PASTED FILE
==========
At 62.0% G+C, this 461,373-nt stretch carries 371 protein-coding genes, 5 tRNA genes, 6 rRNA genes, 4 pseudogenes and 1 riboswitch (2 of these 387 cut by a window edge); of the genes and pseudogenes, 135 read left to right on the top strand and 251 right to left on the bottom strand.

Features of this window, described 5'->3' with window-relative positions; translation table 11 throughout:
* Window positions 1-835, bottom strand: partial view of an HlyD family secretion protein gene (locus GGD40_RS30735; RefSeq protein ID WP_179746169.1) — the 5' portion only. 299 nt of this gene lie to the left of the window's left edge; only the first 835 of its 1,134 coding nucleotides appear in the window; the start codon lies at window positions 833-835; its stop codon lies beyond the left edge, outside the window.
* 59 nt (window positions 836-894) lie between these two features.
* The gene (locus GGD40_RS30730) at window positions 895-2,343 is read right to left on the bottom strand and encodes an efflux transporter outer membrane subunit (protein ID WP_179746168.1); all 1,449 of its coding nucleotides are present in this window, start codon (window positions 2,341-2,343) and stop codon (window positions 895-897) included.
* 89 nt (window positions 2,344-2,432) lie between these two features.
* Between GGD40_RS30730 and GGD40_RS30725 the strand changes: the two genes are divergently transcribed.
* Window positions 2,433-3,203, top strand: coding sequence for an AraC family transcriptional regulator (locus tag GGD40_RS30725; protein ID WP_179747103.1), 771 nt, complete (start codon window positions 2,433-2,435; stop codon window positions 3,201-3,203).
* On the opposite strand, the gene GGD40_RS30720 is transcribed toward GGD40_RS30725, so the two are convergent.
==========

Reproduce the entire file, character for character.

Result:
At 62.0% G+C, this 461,373-nt stretch carries 371 protein-coding genes, 5 tRNA genes, 6 rRNA genes, 4 pseudogenes and 1 riboswitch (2 of these 387 cut by a window edge); of the genes and pseudogenes, 135 read left to right on the top strand and 251 right to left on the bottom strand.

Features of this window, described 5'->3' with window-relative positions; translation table 11 throughout:
* Window positions 1-835, bottom strand: partial view of an HlyD family secretion protein gene (locus GGD40_RS30735; RefSeq protein ID WP_179746169.1) — the 5' portion only. 299 nt of this gene lie to the left of the window's left edge; only the first 835 of its 1,134 coding nucleotides appear in the window; the start codon lies at window positions 833-835; its stop codon lies beyond the left edge, outside the window.
* 59 nt (window positions 836-894) lie between these two features.
* The gene (locus GGD40_RS30730) at window positions 895-2,343 is read right to left on the bottom strand and encodes an efflux transporter outer membrane subunit (protein ID WP_179746168.1); all 1,449 of its coding nucleotides are present in this window, start codon (window positions 2,341-2,343) and stop codon (window positions 895-897) included.
* 89 nt (window positions 2,344-2,432) lie between these two features.
* Between GGD40_RS30730 and GGD40_RS30725 the strand changes: the two genes are divergently transcribed.
* Window positions 2,433-3,203, top strand: coding sequence for an AraC family transcriptional regulator (locus tag GGD40_RS30725; protein ID WP_179747103.1), 771 nt, complete (start codon window positions 2,433-2,435; stop codon window positions 3,201-3,203).
* On the opposite strand, the gene GGD40_RS30720 is transcribed toward GGD40_RS30725, so the two are convergent.